Marry Parker Follet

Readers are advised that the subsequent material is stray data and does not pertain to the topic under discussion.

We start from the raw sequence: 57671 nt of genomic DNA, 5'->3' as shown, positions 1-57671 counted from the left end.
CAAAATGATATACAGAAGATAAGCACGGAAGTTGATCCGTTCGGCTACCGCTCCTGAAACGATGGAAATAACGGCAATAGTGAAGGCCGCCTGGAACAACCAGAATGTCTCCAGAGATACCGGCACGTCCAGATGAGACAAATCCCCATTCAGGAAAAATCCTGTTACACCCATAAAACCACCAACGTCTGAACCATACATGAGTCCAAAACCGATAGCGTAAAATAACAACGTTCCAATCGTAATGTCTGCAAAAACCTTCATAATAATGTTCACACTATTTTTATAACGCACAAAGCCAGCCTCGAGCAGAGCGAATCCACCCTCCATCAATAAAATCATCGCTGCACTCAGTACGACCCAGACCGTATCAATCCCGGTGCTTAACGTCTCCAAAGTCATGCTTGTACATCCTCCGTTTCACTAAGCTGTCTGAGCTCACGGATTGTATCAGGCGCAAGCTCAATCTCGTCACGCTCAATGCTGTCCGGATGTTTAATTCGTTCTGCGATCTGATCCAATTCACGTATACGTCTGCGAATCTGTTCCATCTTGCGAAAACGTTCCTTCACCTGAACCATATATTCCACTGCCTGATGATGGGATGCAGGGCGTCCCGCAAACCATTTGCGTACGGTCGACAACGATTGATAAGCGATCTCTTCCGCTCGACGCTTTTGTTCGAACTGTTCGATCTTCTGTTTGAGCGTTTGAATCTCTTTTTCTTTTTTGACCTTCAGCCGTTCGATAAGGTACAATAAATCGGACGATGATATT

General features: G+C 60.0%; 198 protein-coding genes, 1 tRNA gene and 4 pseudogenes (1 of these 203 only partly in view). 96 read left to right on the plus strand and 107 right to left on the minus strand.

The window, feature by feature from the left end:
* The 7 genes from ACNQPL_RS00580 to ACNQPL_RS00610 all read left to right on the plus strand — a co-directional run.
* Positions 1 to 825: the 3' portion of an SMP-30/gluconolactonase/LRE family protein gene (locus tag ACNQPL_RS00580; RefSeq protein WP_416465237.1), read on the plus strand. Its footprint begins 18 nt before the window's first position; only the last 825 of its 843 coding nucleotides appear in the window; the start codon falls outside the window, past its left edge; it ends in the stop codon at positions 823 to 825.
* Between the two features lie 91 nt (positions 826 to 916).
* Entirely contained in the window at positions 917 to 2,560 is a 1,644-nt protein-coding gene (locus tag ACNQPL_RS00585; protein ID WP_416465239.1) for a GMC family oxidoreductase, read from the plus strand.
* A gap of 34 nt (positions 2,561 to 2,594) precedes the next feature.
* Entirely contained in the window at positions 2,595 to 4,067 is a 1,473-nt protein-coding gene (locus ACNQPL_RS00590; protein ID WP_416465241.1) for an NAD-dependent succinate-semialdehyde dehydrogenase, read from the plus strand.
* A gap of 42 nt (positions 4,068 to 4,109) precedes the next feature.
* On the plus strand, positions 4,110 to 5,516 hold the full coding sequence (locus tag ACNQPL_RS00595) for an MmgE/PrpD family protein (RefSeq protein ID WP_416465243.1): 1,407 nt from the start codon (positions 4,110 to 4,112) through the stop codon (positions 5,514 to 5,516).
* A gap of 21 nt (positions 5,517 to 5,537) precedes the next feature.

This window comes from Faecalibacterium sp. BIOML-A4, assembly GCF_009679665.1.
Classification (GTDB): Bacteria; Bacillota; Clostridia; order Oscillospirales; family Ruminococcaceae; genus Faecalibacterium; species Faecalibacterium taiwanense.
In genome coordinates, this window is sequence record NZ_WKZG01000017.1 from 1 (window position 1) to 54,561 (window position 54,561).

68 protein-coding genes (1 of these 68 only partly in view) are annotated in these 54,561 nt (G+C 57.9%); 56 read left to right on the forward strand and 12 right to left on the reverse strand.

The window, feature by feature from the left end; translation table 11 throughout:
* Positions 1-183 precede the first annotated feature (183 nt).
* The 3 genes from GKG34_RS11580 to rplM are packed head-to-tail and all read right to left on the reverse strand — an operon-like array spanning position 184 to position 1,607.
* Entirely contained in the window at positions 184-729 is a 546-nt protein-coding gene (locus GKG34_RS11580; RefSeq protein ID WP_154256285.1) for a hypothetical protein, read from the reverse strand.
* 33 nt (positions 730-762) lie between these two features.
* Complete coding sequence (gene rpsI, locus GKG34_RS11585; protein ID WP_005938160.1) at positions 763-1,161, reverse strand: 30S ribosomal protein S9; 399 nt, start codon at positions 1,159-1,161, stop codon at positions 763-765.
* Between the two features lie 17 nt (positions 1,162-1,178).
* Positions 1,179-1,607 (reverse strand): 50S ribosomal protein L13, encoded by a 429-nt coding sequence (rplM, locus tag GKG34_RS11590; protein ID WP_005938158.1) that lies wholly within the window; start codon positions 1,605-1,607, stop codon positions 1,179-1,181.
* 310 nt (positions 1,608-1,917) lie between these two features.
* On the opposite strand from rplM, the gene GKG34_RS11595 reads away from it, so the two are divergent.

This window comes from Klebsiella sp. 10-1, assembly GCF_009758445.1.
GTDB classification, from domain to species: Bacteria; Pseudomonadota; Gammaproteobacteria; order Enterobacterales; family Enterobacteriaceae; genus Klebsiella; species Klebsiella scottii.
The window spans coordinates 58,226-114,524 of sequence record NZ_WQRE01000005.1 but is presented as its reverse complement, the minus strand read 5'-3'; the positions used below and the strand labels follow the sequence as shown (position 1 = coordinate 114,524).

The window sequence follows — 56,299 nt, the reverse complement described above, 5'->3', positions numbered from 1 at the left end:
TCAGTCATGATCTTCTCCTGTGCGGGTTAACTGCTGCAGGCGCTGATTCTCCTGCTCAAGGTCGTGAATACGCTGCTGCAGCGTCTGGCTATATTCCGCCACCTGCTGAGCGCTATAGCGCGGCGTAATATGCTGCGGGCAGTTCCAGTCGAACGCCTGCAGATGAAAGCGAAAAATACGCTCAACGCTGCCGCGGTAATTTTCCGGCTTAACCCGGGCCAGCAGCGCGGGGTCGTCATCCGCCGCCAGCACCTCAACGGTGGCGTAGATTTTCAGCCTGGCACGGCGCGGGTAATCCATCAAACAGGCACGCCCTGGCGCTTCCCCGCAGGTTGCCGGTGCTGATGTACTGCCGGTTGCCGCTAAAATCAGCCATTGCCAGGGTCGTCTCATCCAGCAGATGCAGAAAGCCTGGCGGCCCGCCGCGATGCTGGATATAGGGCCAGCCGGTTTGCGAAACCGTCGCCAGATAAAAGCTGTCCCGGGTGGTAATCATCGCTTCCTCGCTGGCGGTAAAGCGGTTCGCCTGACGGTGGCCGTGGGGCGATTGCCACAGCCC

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Mary Parker Follett (3 September 1868 – 18 December 1933) was an American social worker, management consultant and pioneer in the fields of organizational theory and organizational behavior. She also authored a number of books and numerous essays, articles and speeches on democracy, human relations, political philosophy, psychology, organizational behavior and conflict resolution. Along with Lillian Gilbreth, Mary Parker Follett was one of two great women management gurus in the early days of classical management theory. She admonished overmanaging employees, a process now known as micromanaging, as “bossism” and she is regarded by some writers as the “mother” of Scientific Management. As such she was one of the first women ever invited to address the London School of Economics, where she spoke on cutting-edge management issues. She also distinguished herself in the field of management by being sought out by President Theodore Roosevelt as his personal consultant on managing not-for-profit, non-governmental, and voluntary organizations. In her capacity as a management theorist, Mary Parker Follett pioneered the understanding of lateral processes within hierarchical organizations (which recognition led directly to the formation of matrix-style organizations, the first of which was DuPont, in the 1920s), the importance of informal processes within organizations, and the idea of the "authority of expertise"--which really served to modify the typology of authority developed by her German contemporary, Max Weber, who broke authority down into three separate categories: rational-legal, traditional and charismatic.[2] Follett was born in Massachusetts and spent much of her early life there. In September 1885 she enrolled in Anna Ticknor's Society to Encourage Studies at Home.[3] In 1898 she graduated from Radcliffe College, but was denied a doctorate at Harvard on the grounds that she was a woman.[citation needed] Over the next three decades, however, she published many...
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